Avoiding one thing by doing another thing
Ludicrously tiny pomodoros
posted by danceswithlight at 9:35 PM on April 12, 2023 [7 favorites]

I think you should seriously consider investigating the possibility that you have ADHD. I also came to this realization and process after seeming to have everything set up to succeed with job and personal life and struggling in exactly the way you describe.

Why do I think this is so important? As an ADHD person, tips and advice and entire mindsets for thinking about procrastination creating by people with different brains have been wholly unhelpful and often done more harm than good for me. You cannot simply beat your self into submission to stop procrastinating.

Another reason – the causation for the anxiety and procrastination may be counter intuitive. "Anxiety-driven procrastination" may be backwards – for me, it was anxiety disorder caused by attempting to overcome procrastination without understanding my brain. My anxiety was always primarily a subconscious habit and coping mechanism for getting enough stimulation to get tasks done and was alleviated by stimulant medication and a vast array of other reframings and restructurings of my work and personal life.

I can't say if you have ADHD, but everything you describe sounds like me and many other people I know with ADHD. You would be doing a disservice to yourself not to give yourself the benefit of the doubt here that the issue is not some fault of yours, but an incompatibility between the way you've been taught and been trying to regulate your behaviour and the way your brain actually works.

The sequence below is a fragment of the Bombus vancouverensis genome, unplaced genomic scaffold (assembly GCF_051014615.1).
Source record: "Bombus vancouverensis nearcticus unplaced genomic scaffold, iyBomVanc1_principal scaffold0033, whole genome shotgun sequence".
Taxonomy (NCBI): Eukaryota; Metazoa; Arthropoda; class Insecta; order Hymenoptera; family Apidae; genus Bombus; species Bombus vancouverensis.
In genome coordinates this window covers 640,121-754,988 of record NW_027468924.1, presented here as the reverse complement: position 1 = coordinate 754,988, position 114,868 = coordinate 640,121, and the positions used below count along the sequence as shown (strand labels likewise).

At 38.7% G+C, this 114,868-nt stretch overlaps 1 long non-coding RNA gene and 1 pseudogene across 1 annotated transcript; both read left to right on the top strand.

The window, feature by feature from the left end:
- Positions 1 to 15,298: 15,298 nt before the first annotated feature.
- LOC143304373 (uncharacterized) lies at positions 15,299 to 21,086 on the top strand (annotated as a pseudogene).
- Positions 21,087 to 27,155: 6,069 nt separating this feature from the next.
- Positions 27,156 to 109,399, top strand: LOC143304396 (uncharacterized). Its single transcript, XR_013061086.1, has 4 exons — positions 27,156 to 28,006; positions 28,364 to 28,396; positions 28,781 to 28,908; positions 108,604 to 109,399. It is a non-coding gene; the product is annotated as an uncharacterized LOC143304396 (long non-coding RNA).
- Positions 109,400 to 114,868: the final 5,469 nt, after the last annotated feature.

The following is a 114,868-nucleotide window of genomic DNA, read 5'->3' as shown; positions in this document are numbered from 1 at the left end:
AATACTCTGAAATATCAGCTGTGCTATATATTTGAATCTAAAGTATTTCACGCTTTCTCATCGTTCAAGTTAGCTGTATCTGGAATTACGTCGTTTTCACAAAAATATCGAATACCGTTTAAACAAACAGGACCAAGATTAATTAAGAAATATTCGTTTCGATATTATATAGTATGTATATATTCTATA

For me, understanding this about myself doesn't mean I never procrastinate (far from it), but it does happen less and when it does the mental experience has never been so horrid as it was before the diagnosis.

For now at least, I suggest you take general procrastination advice with a grain of salt as my lack of success in using it to improve always made me feel worse. I suggest also trying to forgive yourself a bit more and acknowledge your successes.

My favourite resource for this is the Something Shiny podcast which talks a lot about the relationship between emotions such as anger and anxiety and the ADHD brain.

There are lots of great threads on this site about ADHD diagnosis and I'm sure if you asked more questions about it folks here would have more suggestions for you.
posted by lookoutbelow at 10:21 PM on April 12, 2023 [10 favorites]